Napoleonic Footnotes

Yesterday I added a map to Chapter 12 of my European history, showing what Europe looked like in 1810, when Napoleon Bonaparte was at his peak.  I also learned some interesting tidbits from that era, and added them in the following footnotes:

Footnote #9, about Admiral Nelson:

Whereas most naval commanders kept their ships at a distance and arranged them to expose as many guns at the enemy as possible, Nelson’s strategy was to form a wedge of ships and sail right into the middle of the enemy formation, in the hopes of breaking it up quickly. This meant heavy damage to both sides, and it caused Nelson to lose sight in an eye during one battle and the loss of an arm in another battle, but it worked. While Nelson was alive he was Britain’s greatest hero, and King George III rewarded him with every title he could think of. The titles were written on the admiral’s coffin as follows: The Most Noble Lord Horatio Nelson, Viscount and Baron Nelson, of the Nile and of Burnham Thorpe in the County of Norfolk, Baron Nelson of the Nile and of Hilborough in the said County, Knight of the Most Honourable Order of the Bath, Vice Admiral of the White Squadron of the Fleet, Commander in Chief of his Majesty’s Ships and Vessels in the Mediterranean, Duke of Bronté in the Kingdom of Sicily, Knight Grand Cross of the Sicilian Order of St Ferdinand and of Merit, Member of the Ottoman Order of the Crescent, Knight Grand Commander of the Order of St Joachim.

Footnote #10, about the War in Spain:

One of the Peninsular War’s most celebrated heroes was a woman named Agustina Raimunda María Saragossa Domènech, better known today as Agustina de Aragón (1786-1857). When the French attacked Saragossa in June 1808, they charged a battery of old cannon defending the city, and the Spanish gunners fled. Agustina was on the ramparts with a basket of apples for the troops, and when she saw the guns abandoned, she loaded one of them and fired it, blowing away the French attackers. Shamed that a woman was braver than they were, in a country famous for macho men, the Spaniards returned and stood their ground until the French withdrew. However, the French returned six months later, and though Agustina was now working in an artillery crew, the second siege of Saragossa was so bloody that the city was forced to surrender. Agustina was captured, but soon after that she escaped, and joined one of the previously mentiuoned guerrilla units. Eventually the Duke of Wellington heard about her, so by 1813 she was an artillery commander and the only female officer in the Spanish army. After the war she got an officer’s pension and was frequently seen wearing her medals and an officer’s saber.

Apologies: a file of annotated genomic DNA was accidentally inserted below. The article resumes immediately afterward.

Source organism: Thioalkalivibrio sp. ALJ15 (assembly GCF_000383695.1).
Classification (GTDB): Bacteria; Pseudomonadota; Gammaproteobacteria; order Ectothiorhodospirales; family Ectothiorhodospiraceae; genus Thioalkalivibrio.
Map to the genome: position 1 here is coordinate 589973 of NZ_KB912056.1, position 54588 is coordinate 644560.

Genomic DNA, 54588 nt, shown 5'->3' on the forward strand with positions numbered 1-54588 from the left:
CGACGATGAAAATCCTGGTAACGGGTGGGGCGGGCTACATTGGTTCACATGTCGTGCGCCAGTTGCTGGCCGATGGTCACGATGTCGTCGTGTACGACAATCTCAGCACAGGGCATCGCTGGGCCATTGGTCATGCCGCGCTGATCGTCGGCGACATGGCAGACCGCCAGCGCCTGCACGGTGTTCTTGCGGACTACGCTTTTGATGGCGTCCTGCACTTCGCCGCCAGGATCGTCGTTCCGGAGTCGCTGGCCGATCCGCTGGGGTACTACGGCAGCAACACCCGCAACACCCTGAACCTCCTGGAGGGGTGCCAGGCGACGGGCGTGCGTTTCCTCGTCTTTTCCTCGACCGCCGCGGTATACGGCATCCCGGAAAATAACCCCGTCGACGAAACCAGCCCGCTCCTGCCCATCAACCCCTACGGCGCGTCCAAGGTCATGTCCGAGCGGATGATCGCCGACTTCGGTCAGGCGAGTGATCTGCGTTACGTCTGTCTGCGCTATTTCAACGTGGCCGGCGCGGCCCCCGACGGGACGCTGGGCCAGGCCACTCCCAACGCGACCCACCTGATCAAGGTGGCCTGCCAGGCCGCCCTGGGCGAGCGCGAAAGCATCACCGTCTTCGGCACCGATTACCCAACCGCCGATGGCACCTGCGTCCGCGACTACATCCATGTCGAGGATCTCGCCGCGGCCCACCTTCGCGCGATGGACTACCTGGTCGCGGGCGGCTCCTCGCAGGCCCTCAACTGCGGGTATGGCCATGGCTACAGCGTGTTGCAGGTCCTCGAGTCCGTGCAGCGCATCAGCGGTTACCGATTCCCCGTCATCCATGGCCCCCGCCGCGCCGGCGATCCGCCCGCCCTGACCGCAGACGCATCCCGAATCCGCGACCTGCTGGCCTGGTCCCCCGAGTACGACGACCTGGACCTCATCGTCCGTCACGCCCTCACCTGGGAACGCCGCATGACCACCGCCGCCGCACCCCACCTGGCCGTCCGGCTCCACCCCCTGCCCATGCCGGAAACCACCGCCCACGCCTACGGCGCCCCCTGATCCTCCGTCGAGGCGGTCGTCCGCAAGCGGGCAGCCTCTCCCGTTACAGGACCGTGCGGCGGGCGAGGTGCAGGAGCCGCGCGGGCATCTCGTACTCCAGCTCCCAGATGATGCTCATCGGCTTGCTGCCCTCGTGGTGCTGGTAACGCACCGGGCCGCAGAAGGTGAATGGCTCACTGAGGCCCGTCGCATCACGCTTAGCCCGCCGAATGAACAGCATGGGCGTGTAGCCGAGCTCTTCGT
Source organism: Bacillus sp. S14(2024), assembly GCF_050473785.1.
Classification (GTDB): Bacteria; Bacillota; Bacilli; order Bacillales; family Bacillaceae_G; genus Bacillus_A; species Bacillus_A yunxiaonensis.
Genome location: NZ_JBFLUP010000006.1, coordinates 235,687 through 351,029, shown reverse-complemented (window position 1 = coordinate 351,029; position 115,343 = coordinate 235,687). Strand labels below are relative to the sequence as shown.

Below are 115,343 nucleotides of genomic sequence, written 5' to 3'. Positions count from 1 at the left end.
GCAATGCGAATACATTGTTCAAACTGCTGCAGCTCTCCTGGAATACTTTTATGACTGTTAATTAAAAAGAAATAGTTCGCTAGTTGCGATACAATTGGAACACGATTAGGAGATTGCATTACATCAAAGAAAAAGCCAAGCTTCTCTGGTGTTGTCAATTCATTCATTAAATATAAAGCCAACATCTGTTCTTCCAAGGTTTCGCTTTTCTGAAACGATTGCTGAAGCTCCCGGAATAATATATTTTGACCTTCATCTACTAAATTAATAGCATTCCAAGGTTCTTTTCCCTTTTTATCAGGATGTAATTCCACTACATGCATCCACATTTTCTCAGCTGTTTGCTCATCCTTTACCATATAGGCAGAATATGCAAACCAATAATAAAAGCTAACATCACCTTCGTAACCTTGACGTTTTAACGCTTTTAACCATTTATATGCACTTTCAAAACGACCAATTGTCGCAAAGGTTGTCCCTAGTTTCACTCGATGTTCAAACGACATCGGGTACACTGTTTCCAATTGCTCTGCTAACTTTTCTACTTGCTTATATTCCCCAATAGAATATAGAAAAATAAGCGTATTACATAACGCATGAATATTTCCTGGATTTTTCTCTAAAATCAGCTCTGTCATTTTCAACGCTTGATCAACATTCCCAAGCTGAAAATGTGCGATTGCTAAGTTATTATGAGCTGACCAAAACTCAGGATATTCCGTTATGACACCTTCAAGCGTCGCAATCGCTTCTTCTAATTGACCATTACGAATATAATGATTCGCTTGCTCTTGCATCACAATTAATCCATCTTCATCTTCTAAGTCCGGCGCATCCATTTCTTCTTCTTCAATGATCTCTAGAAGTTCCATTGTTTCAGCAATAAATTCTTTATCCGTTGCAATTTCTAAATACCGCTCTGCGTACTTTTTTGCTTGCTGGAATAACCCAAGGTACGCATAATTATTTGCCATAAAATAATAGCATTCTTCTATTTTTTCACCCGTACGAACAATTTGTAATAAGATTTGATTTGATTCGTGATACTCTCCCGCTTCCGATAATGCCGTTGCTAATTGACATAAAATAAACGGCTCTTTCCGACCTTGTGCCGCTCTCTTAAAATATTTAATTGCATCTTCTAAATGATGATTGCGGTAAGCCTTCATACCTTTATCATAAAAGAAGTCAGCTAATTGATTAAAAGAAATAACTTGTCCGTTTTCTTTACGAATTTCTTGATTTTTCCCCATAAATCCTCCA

Footnote #13, about the battle of Waterloo:

Marshal Blücher was definitely an eccentric fellow. Once he confided to Wellington that he was pregnant and about to give birth to an elephant, because he had been raped by a French soldier. After Waterloo he was invited to England to tell about his part in that victory, and because London was bigger and wealthier than any other city he had seen, he remarked, “What a town to loot!” I suppose that was a natural thought for a Prussian officer.

The battle of Waterloo gave us some of the most famous quotes in military history. It is because of one of them that somebody might say “Pardon my French,” before swearing. At Waterloo, a French division known as the Old Guard was surrounded by the British and ordered to surrender. According to a journalist who was there, the Old Guard’s commander, Pierre Jacques Etienne Cambronne, shouted back, “La garde meurt et ne se rend pas!” (“The Guard dies and does not surrender!”). Apparently that was an edited statement, because Cambronne always denied saying it afterwards, while others claimed he really said, “Merde!” (“Sh*t!”). This is the oldest known case of somebody using the s-word when things go very wrong.

On the other side, Wellington and another general, Henry Paget, the Second Earl of Uxbridge, showed why the English have a reputation for keeping a cool head at all times. One story asserts that when a cannon shattered Lord Uxbridge’s leg, he exclaimed, “Good God sir, I’ve lost my leg!”, and Wellington replied, “Good God sir, I believe you have.”

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